The Skimm — the popular newsletter that sends conversational bits of news to its 4 million daily subscribers — has proven that e-mail is not dead.
Digital newsletters are all the fad right now. And churches can jump on this trend, but only if it’s what the congregation wants, explained Phil de Haan, senior public relations specialist at Calvin College.
“Good communication is part of what allows organizations to flourish and thrive,” he said, adding that a digital newsletter can reach both internal and external audiences.
Before launching a newsletter, church leaders should do some research to see if there is a desire for one from the congregation. It may be, de Haan said, that other forms of communication are a better fit. But if a church does want a newsletter, the next step is deciding if the church has the manpower to create one a regular basis.
“If you establish a weekly newsletter, for example, that means someone at the church has that on their plate once a week,” he said. “It can take significant time to produce good, engaging content. So make sure the person or persons in charge of getting the newsletter out have the capacity to do the job.”
The other part of the equation is determining how often a newsletter should go out — weekly, monthly or bi-monthly. Again, de Haan said, ask congregants what they prefer.
That could determine if the church’s print newsletter should be discontinued — if they have one.
“One of the struggles churches and other organizations face in this digital era is that often what we do as communicators is additive. We add a church Facebook page, we add a church Twitter feed, we add a digital newsletter, etc. But we don’t drop anything,” de Haan said.
Sometimes that’s OK, as long as there remains a demand for all communication channels.
De Haan said if a church decides to move forward with a digital newsletter there are certain things the product should include.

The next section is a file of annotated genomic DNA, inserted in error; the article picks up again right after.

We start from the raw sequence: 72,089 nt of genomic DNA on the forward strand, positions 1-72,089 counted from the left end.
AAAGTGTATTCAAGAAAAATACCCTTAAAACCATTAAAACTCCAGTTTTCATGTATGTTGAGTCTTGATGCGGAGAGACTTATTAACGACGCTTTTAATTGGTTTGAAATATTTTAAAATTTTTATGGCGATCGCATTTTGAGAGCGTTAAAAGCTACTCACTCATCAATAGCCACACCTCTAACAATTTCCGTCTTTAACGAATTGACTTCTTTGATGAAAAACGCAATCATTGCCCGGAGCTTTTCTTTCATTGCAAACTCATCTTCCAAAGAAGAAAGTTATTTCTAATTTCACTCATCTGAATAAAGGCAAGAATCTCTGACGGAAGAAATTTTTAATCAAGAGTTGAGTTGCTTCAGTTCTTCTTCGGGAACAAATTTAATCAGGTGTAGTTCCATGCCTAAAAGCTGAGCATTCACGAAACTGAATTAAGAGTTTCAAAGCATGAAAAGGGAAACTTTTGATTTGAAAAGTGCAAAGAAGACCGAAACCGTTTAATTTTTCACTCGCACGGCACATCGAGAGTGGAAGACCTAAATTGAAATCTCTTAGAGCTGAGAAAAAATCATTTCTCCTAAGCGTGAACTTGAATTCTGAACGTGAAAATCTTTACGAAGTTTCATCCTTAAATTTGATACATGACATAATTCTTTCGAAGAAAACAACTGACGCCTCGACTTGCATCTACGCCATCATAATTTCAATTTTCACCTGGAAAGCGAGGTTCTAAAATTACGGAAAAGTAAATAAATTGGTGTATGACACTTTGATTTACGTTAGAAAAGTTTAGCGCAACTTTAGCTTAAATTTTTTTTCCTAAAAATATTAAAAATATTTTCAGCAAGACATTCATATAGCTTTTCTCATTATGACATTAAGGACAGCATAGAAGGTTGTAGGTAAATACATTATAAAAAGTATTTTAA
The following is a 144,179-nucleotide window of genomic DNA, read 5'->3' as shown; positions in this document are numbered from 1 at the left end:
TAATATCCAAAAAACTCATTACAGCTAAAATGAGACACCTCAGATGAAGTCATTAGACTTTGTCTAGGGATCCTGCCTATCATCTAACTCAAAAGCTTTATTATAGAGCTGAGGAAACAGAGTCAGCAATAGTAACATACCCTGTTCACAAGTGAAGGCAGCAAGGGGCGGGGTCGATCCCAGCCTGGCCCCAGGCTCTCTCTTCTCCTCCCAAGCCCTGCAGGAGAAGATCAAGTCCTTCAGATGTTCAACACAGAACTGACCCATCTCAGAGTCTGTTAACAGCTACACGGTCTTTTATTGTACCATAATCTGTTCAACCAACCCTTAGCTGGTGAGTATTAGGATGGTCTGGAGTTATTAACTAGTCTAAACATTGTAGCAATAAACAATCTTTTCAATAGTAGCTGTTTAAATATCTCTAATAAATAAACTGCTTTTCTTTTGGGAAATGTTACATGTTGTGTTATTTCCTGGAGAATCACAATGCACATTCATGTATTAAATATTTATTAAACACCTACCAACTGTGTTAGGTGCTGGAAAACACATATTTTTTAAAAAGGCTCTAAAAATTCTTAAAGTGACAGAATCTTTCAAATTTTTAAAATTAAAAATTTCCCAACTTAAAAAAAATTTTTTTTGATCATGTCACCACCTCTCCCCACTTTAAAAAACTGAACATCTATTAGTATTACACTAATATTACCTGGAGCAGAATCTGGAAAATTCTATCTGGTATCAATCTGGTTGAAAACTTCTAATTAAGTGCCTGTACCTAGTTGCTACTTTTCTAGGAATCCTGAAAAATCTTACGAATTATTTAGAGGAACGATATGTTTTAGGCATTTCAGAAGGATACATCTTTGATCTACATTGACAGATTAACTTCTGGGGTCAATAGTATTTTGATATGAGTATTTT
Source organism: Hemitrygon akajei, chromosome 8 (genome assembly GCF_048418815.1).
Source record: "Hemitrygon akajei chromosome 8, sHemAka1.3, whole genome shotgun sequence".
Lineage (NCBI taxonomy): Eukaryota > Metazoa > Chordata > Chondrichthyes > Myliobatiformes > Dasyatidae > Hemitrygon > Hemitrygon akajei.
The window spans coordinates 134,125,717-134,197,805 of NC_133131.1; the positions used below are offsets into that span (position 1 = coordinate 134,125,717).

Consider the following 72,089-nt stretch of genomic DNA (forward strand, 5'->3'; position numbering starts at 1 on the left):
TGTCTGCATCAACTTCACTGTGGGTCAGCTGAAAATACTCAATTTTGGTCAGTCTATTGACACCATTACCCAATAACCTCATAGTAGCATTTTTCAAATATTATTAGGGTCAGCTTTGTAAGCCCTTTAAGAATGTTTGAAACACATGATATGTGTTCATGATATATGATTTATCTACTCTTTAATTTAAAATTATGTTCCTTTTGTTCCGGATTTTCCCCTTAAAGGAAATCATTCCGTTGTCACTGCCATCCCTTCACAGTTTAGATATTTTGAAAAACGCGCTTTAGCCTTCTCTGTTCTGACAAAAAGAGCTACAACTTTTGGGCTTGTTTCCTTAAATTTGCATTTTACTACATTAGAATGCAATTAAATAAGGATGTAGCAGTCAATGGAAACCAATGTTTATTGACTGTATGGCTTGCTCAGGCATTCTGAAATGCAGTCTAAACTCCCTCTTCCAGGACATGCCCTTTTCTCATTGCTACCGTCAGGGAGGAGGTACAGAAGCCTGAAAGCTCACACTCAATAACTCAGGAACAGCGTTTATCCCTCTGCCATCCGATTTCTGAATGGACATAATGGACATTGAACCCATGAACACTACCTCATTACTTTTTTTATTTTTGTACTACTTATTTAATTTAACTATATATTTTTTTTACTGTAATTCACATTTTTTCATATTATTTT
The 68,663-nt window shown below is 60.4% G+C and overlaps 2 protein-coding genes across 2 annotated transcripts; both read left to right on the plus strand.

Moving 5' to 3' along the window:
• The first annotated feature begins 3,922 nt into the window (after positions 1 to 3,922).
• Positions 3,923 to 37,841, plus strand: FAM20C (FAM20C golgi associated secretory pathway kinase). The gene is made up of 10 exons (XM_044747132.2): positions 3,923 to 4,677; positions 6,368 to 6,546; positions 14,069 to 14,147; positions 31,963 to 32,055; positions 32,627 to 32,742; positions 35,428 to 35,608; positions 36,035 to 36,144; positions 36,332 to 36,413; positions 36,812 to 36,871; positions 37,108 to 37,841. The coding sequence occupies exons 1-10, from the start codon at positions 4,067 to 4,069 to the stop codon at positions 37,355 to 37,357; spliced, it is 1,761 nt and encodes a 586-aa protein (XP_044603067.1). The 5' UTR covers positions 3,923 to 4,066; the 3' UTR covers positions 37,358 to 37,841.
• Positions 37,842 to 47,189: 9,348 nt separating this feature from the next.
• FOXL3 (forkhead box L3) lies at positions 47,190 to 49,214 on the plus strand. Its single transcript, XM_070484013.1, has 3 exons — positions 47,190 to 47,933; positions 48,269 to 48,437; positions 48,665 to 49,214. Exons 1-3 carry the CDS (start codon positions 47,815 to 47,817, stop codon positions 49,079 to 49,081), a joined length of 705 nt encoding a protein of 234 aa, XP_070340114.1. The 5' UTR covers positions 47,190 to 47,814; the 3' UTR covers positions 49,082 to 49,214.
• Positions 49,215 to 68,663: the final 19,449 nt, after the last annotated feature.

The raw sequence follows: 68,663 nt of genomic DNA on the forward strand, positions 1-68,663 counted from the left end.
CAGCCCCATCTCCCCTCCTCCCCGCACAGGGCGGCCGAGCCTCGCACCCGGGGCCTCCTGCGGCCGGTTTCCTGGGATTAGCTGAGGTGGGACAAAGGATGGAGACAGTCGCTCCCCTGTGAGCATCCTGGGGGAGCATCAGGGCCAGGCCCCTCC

“I think the best features in a church newsletter are ones that are repeatable. Once you start promising something people come to expect it. So, don’t bite off more than you can chew, especially early on,” he said.
He said to keep things short and simple and include a mix of content. Informational and calendar items are important, as is “big picture type of stuff,” like information on a new sermon series. Member profiles, new member photos and bios and a list of birthdays are also features to consider.
De Haan uses Mailchimp to send out the monthly newsletters he creates for Calvin College, hymnary.org and the Calvin Institute of Christian Worship. Mailchimp is free when a newsletter has less than 2,000 subscribers. Other popular newsletter platforms are Constant Contact and Campaign Monitor.
Whatever platform a church chooses, de Haan said it’s important not to spam subscribers. Get permission to send them the newsletter, and give them the option to unsubscribe and manage their email preferences.
Finally, he said, once the newsletter is launched it’s crucial to check in with users to see if it’s meeting their needs.
“Do what research you can to understand your public, your audience, and create a newsletter that is based on that research,” he said, “and that will serve your audience in ways they have told you will be meaningful to them.”
Through this gateway, religious leaders and the public can find congregational resources and insights into religious practices. This is made possible through the Lilly Endowment.